Many amphibian species - frogs, toads and newts - worldwide are in decline, with an estimated one third now either threatened or extinct. It is thought that pollution is playing a role by both affecting reproduction and also the immune response amking them more vulnerable to disease.
Amphibians – frogs, toads and newts – undergo a dramatic metamorphosis from tadpole to adult, involving a radical reorganisation of body and biochemistry. Because various hormones are involved in this change, amphibians are particularly at risk from endocrine disrupting chemicals. During hibernation, amphibians can bury themselves in sediments or soil, which may also bring them into close contact with contaminants.
Atrazine, a highly persistent herbicide and known endocrine disrupter, can no longer be used in the EU from the end of 2007. However, before this it was a relatively frequent contaminant in rivers and in some drinking water supplies. Now, recent research in the US has shown that at least two different species of male frogs (African clawed frogs and leopard frogs) show gonadal abnormalities and hermaphrodism when exposed to environmentally relevant atrazine concentrations.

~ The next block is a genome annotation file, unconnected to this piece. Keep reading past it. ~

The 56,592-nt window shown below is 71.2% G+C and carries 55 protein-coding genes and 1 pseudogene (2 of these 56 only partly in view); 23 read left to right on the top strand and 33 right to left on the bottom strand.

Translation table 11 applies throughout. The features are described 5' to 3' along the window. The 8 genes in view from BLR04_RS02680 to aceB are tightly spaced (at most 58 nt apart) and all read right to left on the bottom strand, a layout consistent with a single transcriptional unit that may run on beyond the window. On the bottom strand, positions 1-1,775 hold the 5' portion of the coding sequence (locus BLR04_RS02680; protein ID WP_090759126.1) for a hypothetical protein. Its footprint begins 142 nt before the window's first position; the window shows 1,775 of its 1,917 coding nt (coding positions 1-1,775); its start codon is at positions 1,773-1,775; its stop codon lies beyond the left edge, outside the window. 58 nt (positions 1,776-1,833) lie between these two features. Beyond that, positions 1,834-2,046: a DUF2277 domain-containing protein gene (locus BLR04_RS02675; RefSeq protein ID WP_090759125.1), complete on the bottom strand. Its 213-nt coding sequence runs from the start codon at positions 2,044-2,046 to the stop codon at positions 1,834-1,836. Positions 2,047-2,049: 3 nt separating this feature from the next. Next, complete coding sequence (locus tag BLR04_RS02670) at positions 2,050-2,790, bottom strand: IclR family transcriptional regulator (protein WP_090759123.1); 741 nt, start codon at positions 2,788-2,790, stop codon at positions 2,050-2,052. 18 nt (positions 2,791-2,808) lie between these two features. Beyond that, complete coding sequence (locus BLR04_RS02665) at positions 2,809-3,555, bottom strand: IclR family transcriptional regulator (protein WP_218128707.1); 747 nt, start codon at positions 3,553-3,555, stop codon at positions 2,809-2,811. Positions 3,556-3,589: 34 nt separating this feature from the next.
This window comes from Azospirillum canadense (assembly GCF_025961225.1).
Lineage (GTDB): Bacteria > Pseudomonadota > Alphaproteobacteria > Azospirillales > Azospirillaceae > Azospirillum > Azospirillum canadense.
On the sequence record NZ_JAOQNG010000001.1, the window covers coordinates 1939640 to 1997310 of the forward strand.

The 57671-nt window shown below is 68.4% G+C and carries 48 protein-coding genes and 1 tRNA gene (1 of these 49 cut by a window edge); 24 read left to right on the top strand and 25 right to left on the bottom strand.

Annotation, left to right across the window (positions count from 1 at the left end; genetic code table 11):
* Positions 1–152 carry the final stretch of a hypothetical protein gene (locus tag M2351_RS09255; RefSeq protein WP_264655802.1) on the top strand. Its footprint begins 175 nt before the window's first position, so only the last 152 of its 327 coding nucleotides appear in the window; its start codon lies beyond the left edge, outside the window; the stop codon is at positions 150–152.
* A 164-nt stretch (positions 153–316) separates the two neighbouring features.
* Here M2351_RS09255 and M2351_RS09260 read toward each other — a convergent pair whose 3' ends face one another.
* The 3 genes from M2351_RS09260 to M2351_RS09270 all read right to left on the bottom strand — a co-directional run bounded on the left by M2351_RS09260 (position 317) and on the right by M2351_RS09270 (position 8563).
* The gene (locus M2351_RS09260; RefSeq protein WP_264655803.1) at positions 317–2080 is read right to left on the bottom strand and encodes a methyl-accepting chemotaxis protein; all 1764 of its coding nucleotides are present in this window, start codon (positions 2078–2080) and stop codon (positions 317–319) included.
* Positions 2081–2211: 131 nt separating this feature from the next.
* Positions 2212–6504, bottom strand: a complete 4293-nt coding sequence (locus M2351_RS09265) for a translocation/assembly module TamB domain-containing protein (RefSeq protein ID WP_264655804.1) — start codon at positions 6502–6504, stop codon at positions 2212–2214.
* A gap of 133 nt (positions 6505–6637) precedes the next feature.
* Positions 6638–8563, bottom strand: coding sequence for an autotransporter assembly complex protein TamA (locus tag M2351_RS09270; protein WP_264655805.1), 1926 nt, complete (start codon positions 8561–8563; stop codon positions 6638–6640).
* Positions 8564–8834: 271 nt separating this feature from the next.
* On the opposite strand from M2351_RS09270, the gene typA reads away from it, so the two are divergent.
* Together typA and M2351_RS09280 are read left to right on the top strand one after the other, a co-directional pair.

CHEM Trust’s report Effects of Pollutants on the Reproductive Health of Male Vertebrate Wildlife - Males Under Threat by Gwynne Lyons.
This report shows that male fish, amphibians, reptiles, birds and mammals have been harmed by chemicals in the environment. Widespread feminisation of male vertebrate wildlife is highlighted. These findings add to mounting worries about the role of hormone-disrupting or so-called ‘gender-bending' chemicals in the environment, and the implications for human health.